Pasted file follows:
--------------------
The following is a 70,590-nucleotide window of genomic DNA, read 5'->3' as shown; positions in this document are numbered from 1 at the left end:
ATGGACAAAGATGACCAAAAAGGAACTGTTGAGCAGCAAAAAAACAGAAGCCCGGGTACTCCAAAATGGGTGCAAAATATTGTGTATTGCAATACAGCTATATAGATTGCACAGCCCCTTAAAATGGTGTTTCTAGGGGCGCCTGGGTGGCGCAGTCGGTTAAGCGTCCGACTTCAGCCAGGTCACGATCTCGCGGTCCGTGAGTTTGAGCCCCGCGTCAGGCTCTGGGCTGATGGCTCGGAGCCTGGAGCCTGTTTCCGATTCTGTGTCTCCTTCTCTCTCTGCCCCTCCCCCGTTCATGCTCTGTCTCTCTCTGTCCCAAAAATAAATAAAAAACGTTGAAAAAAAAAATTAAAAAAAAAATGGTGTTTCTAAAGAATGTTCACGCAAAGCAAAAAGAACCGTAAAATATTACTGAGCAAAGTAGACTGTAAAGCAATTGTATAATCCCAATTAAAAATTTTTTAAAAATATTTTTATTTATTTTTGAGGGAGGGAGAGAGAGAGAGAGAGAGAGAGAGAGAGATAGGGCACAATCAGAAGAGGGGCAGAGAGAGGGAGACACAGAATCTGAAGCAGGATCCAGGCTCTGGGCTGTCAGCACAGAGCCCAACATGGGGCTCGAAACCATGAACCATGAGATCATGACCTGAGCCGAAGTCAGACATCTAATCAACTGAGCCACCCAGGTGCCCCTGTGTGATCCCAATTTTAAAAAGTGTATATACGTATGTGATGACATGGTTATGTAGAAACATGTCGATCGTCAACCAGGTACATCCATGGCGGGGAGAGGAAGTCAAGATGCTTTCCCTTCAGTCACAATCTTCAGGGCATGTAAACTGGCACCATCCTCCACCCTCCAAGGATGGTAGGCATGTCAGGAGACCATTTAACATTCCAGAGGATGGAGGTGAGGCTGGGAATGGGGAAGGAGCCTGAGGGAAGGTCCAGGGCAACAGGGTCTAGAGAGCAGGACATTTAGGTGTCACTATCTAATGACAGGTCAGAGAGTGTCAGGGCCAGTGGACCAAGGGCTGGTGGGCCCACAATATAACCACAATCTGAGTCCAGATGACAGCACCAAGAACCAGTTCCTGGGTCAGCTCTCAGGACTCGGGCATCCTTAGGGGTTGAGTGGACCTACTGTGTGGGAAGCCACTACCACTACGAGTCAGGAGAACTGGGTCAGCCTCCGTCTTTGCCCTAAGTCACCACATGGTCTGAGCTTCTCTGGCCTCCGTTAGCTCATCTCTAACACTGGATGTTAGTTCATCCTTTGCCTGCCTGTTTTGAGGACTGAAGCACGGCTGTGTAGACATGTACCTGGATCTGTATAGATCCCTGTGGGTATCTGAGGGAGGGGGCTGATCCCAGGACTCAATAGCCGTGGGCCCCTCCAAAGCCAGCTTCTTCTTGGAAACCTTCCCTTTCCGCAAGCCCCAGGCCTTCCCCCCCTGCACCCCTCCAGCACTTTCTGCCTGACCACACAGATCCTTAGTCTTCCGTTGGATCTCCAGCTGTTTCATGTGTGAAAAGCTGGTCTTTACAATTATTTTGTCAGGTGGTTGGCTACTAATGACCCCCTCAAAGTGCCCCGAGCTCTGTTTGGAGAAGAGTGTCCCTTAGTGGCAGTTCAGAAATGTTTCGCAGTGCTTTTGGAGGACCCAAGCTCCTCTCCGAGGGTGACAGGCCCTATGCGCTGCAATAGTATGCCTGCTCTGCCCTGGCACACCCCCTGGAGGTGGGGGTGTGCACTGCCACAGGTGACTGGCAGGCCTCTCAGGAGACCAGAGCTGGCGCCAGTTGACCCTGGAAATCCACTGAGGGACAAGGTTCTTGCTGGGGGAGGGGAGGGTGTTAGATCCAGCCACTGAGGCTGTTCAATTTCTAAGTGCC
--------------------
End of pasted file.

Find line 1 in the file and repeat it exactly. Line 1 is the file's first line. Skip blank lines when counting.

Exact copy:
The following is a 70,590-nucleotide window of genomic DNA, read 5'->3' as shown; positions in this document are numbered from 1 at the left end: